Mon, Feb 27, 2017 - Page 1 News List

Wary of Trump, China ramps up naval capabilities

Reuters, BEIJING

The Chinese People’s Liberation Army Navy (PLAN) is likely to secure significant new funding in China’s upcoming defense budget as Beijing seeks to check US dominance of the high seas and step up its own projection of power around the globe.

China’s navy has been taking an increasingly prominent role in recent months, with a rising star admiral taking command, its first aircraft carrier sailing around Taiwan and new Chinese warships popping up in far-flung places.

Now, with US President Donald Trump promising a US shipbuilding spree and unnerving Beijing with his unpredictable approach on hot-button issues, including Taiwan and the South and East China Seas, China is pushing to narrow the gap with the US Navy.

“It’s opportunity in crisis,” a Beijing-based Asian diplomat said of China’s recent naval moves. “China fears Trump will turn on them eventually as he’s so unpredictable and it’s getting ready.”

Beijing does not give a breakdown for how much it spends on the navy, and the official defense spending figures it gives — 954.35 billion yuan (US$138.37 billion) for last year — likely understates its investment, according to diplomats.

China unveils the defense budget for this year at next month’s annual meeting of parliament, a closely watched figure around the region and in Washington, for clues to China’s intentions.

China last year surprised with its lowest increase in six years, 7.6 percent, the first single-digit rise since 2010, following a nearly two-decade run of double-digit jumps.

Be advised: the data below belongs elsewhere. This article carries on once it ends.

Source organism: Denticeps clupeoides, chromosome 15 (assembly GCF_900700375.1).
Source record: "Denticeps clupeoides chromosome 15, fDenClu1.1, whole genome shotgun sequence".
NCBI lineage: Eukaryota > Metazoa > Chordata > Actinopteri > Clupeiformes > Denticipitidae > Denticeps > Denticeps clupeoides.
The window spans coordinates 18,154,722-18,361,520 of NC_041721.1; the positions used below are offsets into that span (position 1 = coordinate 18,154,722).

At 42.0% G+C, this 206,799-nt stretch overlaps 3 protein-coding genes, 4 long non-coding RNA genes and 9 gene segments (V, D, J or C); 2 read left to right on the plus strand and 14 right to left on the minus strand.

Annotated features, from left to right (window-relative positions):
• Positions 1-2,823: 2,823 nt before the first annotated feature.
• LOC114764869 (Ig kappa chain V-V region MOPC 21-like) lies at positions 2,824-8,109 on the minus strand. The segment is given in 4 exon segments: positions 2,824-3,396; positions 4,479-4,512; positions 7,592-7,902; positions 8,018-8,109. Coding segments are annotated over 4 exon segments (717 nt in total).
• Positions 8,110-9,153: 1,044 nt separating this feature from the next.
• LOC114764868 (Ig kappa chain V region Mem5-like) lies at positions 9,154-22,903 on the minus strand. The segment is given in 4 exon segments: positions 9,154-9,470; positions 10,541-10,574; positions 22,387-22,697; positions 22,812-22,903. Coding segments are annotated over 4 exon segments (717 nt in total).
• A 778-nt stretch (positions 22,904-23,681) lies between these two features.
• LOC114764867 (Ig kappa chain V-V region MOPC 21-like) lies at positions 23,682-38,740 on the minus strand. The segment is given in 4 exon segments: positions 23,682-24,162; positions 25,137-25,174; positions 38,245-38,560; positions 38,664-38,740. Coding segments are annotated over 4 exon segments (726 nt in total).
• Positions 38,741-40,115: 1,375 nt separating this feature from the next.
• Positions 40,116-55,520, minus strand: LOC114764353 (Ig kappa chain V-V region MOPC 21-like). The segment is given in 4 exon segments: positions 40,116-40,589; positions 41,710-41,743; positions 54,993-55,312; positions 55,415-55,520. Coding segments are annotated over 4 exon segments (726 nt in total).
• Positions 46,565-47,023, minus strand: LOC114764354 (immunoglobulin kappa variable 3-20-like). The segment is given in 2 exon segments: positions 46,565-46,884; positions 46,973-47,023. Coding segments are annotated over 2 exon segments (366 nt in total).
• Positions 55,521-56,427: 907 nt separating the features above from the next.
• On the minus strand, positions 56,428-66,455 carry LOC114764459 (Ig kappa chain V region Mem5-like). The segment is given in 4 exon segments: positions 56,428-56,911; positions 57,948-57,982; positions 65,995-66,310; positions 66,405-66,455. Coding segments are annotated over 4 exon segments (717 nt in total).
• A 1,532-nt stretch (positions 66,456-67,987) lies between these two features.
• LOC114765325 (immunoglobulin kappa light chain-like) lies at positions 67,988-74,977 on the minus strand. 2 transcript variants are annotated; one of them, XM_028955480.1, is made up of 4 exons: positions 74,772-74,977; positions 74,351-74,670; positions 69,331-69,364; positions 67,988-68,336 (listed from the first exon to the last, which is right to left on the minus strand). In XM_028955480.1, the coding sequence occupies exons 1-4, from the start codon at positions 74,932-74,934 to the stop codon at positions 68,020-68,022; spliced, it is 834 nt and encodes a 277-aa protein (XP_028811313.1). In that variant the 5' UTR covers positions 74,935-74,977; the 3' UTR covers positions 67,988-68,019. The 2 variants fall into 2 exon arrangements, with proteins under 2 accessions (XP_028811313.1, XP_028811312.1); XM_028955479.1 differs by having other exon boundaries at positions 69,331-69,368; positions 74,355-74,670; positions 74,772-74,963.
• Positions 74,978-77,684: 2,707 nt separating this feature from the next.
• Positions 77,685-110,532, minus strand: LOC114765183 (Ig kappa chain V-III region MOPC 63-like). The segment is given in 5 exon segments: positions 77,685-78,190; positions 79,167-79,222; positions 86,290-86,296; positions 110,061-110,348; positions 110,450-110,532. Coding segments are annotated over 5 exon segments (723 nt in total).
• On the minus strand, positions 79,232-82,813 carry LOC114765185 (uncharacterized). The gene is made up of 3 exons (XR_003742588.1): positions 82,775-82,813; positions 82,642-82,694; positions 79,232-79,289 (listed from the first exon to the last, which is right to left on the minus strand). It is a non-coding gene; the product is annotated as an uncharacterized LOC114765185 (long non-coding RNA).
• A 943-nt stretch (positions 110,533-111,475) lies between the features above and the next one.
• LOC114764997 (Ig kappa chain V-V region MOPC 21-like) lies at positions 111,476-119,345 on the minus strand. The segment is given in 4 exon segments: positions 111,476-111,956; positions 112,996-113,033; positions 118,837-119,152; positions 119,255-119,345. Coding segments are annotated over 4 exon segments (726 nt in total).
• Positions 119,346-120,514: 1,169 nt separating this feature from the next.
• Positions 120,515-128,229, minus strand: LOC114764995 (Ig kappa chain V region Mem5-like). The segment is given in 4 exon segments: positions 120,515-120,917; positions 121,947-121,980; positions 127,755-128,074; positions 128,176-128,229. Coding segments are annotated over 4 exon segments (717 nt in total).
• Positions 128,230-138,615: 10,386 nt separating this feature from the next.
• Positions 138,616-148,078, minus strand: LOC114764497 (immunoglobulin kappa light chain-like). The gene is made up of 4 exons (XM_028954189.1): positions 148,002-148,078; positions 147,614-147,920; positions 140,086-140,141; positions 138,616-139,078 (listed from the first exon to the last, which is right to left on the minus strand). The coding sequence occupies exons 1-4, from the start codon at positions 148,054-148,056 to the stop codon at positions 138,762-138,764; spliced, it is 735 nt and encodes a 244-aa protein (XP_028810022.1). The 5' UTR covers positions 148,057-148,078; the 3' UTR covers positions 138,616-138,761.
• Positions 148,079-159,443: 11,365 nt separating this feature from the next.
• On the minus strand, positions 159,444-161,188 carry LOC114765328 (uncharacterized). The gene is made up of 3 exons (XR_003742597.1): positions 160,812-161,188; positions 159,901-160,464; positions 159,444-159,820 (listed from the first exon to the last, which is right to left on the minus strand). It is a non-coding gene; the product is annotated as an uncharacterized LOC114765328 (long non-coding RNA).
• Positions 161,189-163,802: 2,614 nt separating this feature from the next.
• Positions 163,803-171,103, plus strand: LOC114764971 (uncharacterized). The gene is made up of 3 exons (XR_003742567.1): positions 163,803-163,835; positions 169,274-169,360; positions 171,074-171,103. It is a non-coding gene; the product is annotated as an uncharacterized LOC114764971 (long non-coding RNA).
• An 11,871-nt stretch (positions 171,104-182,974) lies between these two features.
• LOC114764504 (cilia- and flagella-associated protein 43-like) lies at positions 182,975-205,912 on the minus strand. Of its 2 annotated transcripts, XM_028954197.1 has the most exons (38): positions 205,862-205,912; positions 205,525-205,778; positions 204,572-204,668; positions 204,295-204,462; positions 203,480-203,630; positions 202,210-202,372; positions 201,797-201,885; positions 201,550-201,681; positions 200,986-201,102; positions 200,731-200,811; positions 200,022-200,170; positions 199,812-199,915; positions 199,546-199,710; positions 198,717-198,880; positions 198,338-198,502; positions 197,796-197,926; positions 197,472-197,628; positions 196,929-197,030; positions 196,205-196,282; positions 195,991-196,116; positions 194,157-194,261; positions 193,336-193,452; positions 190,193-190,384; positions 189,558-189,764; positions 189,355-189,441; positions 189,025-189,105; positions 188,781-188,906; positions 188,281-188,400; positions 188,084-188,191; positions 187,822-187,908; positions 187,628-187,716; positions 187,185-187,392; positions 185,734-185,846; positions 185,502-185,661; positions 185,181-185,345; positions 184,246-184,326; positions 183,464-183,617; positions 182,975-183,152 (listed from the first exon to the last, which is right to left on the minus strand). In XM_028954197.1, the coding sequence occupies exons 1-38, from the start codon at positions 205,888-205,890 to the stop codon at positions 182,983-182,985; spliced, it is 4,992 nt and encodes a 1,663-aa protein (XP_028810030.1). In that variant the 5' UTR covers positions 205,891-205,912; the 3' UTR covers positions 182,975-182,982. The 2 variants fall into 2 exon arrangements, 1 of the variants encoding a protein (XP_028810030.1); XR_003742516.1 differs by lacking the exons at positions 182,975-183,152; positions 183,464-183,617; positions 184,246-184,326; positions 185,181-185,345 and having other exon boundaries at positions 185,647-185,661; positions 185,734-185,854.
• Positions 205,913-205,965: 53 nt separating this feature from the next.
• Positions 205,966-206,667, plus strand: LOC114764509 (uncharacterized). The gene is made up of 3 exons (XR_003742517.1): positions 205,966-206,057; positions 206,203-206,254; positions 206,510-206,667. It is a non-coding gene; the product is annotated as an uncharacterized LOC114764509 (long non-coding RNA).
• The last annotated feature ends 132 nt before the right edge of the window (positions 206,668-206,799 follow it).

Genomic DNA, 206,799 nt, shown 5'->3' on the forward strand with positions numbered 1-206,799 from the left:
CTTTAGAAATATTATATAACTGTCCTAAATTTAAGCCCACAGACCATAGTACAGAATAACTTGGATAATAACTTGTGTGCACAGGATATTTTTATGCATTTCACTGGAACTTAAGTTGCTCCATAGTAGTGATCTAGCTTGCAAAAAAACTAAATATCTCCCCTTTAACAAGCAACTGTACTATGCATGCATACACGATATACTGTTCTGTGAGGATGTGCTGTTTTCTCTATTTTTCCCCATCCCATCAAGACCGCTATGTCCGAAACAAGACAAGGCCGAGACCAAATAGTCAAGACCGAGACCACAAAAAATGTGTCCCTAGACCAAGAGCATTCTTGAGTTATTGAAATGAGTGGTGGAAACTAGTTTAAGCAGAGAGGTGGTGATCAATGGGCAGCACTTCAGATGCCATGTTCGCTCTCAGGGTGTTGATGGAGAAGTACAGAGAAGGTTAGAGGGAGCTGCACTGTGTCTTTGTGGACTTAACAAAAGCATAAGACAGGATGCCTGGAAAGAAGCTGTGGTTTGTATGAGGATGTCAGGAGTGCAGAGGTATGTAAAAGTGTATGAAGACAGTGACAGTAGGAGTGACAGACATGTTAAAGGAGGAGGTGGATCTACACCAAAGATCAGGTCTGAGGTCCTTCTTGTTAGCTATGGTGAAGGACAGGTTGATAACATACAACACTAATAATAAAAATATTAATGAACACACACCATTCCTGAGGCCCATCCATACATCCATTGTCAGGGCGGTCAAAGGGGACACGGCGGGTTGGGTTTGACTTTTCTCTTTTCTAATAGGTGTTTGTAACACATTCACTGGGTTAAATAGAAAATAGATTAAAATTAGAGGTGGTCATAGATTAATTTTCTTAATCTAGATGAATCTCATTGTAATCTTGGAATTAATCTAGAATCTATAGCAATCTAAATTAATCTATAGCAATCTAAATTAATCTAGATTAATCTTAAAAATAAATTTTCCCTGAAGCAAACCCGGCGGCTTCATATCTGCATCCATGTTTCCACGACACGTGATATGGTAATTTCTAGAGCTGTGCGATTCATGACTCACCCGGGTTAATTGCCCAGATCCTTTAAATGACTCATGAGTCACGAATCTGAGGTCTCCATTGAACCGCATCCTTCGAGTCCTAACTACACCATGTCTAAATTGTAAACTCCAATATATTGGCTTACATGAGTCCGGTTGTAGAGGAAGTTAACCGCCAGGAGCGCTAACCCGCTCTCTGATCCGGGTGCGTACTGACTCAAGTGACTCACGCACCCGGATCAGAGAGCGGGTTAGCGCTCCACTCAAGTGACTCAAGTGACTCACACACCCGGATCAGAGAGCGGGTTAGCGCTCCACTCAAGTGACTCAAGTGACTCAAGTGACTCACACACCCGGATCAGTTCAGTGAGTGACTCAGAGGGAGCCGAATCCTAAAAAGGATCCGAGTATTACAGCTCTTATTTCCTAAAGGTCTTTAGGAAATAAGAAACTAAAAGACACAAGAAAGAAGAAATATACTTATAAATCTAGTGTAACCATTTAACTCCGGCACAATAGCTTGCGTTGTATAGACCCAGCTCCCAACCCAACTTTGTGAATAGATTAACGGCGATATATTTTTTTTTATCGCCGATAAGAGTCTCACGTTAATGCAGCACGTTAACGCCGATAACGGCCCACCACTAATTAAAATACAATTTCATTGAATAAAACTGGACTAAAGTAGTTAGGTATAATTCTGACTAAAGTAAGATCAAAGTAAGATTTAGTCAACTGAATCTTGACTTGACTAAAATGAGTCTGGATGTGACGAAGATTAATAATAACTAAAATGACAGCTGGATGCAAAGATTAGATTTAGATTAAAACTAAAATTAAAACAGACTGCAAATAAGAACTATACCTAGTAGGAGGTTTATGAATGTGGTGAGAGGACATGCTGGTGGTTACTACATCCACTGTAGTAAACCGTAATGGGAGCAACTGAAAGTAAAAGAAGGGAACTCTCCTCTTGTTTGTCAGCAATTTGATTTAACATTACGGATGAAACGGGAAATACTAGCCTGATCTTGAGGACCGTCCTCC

“Certainly, the PLA Navy has really been the beneficiary of a lot of this new spending in the past 15 years,” said Richard Bitzinger, Senior Fellow and Coordinator of the Military Transformations Program at the S. Rajaratnam School of International Studies in Singapore.

The Chinese navy has developed rapidly under Chinese President Xi Jinping’s (習近平) ambitious military modernization.

It commissioned 18 ships last year, including missile destroyers, corvettes and guided missile frigates, according to state media.

Still, the PLAN significantly lags the US, which operates 10 aircraft carriers to China’s one, the Soviet-era Liaoning.

Xu Guangyu (徐光宇), a retired major general in the PLA now senior adviser to the government-run China Arms Control and Disarmament Association, said China was keenly aware of the US ability to project power at sea.

“It’s like a marathon and we’re falling behind. We need to step on the gas,” Xu said.

Last month, China appointed a new navy chief, Shen Jinlong (沈金龍), to lead that push.

Shen has enjoyed a meteoric rise and is close to Xi, diplomatic and leadership sources say.

“The navy has gotten very lucky with Shen,” said a Chinese official close to the military, speaking on condition of anonymity. “Now they know for certain their support goes all the way to the top.”

Recent PLAN missions have included visits to Gulf states, where the US has traditionally protected sea lanes, and to the South China Sea, Indian Ocean and Western Pacific, in what the state-run Web site StrongChina called Shen’s “first show of force against the United States, Japan and Taiwan.”

Last month, a Chinese submarine docked at a port in Malaysia’s Sabah state, which lies on the South China Sea, only the second confirmed visit of a Chinese submarine to a foreign port, according to state media.

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